THE redevelopment of Robinson Reserve may mean the end of the Osborne Park Show, according to Osborne Park Agricultural Society president Warren Bettridge.
The City of Stirling released the master plan for the Tuart Hill park last month for public comment, which features upgrades including additional shelters, barbecues and seating, a new path network and playground, replacement of fencing, additional car parking and facilities catering for skate and scooters, netball and basketball.
It also includes the demolition of “aged buildings” and Mr Bettridge said this would result in the society having nowhere to store items or hold exhibitions during the show.
He believed the current plan would make the show “impossible” to run beyond 2018 and instead wanted the City to refurbish the buildings.
“There’s nothing wrong with things being old,” he said.
“From our perspective it’s totally inadequate for our needs; we couldn’t go ahead.”
The society has been engaged in the consultation process regarding development of the site since 2008 but Mr Bettridge contends the proposed plan “was a complete and utter shock”.
The Finch Society of WA has been leasing one of the buildings from the society for 35 years for storage, running its quarterly auctions, open days and other events.
President Matt Creemers was concerned the group would no longer be able to use the facility and would have to find somewhere else central to accommodate its 200 members.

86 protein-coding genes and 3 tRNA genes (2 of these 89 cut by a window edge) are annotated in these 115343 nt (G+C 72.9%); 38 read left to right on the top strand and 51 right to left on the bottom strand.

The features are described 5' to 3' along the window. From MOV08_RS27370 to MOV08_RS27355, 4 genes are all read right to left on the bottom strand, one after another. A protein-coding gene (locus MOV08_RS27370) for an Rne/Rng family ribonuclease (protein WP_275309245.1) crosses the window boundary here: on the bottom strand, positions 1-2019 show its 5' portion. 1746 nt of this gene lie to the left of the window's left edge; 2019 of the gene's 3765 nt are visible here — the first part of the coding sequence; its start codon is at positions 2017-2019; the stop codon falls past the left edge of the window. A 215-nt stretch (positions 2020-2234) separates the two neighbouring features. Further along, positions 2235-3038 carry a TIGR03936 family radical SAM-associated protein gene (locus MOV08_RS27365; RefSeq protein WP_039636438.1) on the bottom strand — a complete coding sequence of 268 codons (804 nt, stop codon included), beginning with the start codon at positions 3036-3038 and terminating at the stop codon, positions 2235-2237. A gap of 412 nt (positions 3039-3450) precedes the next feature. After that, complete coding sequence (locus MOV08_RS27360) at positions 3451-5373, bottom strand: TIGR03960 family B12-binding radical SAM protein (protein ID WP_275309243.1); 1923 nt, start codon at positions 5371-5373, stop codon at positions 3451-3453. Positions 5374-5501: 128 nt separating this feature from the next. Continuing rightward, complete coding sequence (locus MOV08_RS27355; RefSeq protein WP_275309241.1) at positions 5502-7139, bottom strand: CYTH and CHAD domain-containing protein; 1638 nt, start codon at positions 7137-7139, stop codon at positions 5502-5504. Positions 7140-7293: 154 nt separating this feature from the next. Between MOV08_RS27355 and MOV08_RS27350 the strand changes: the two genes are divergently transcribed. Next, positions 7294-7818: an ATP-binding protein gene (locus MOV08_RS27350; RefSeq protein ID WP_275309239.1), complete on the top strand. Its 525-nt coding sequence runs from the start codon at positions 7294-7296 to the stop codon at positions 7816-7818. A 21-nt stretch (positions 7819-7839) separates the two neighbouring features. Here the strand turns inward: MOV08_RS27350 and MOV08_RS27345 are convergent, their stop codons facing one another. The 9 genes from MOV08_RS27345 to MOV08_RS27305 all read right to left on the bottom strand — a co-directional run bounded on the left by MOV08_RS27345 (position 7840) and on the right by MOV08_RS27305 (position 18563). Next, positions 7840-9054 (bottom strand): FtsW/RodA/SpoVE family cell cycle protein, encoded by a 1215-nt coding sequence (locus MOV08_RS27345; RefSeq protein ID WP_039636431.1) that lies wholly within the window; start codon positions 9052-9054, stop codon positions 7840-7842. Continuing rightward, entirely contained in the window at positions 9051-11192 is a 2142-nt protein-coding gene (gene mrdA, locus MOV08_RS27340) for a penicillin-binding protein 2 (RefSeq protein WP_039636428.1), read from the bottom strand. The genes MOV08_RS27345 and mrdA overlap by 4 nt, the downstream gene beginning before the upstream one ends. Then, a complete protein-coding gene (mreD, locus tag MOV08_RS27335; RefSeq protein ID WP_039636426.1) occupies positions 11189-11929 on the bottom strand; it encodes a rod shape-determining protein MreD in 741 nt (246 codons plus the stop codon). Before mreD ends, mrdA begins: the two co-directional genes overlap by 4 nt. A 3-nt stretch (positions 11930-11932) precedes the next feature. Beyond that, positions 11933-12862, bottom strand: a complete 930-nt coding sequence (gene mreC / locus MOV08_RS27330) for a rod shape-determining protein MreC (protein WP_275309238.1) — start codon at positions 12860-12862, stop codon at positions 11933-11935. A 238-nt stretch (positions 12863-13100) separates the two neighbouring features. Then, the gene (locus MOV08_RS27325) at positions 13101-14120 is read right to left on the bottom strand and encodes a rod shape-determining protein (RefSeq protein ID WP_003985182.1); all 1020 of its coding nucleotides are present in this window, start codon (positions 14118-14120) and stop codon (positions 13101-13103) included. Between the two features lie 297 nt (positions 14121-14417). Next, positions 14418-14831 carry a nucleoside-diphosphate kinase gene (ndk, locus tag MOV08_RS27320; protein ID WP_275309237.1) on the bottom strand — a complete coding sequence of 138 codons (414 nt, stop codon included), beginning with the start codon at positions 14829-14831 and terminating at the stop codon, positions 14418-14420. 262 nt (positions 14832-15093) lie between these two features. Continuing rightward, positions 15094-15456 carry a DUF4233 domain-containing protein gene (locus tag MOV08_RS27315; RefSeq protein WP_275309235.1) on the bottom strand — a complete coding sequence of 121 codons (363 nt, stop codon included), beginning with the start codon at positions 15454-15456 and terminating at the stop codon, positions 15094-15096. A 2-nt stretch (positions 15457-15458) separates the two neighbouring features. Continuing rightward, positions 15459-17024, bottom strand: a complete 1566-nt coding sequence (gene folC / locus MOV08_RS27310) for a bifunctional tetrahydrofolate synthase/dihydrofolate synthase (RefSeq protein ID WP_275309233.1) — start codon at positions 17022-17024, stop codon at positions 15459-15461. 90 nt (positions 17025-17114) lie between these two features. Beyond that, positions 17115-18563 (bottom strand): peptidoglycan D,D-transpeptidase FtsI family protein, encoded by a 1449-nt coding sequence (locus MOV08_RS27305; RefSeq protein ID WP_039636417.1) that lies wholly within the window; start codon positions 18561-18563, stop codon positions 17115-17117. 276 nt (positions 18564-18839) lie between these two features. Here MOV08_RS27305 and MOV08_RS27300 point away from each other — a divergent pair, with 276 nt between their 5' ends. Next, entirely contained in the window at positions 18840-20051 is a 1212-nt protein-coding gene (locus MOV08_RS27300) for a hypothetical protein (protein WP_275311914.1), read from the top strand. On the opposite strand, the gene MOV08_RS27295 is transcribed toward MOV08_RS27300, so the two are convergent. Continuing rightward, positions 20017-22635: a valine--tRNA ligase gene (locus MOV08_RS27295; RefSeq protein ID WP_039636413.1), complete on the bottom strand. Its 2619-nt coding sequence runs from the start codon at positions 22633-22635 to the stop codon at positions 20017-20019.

“Those facilities are pretty hard to find,” he said.
Community organisation Main Street Co-Op is generally supportive of the design but believed the 1.8m palisade fencing, a proposal introduced by Councillor Giovanni Italiano and backed by the council, was unnecessary.
“Overall the Robinson Reserve plan will achieve wonderful outcomes for the local community,” chairwoman Lisa Thornton said.
“We believe it would be beneficial to have better integration between the Robinson Reserve and the Osborne Park library/community centre by removing the fencing.
“This area creates opportunity for a nature playground and a small, informal piazza linking the key community uses of the Main Street district centre.
“(We) believe the 1.8m palisade fencing presents a visual barrier and that the City should explore an option that meets the needs of all stakeholders whilst not detracting from the visual environment of the area.”
Mr Bettridge believed the higher fencing was integral to running the show.
Acting community development director Chris Brereton said the City had met the agricultural society during development of the master plan, the consultation process and before its submission to the council.
“Once community consultation has closed, the City will review all submissions, including those regarding the provision of fencing, and will continue to consult with (the society) throughout this process,” he said.
“The City will make every effort to accommodate the society and Osborne Park Show as we would like to see this great community event continue.
Public comment closed yesterday.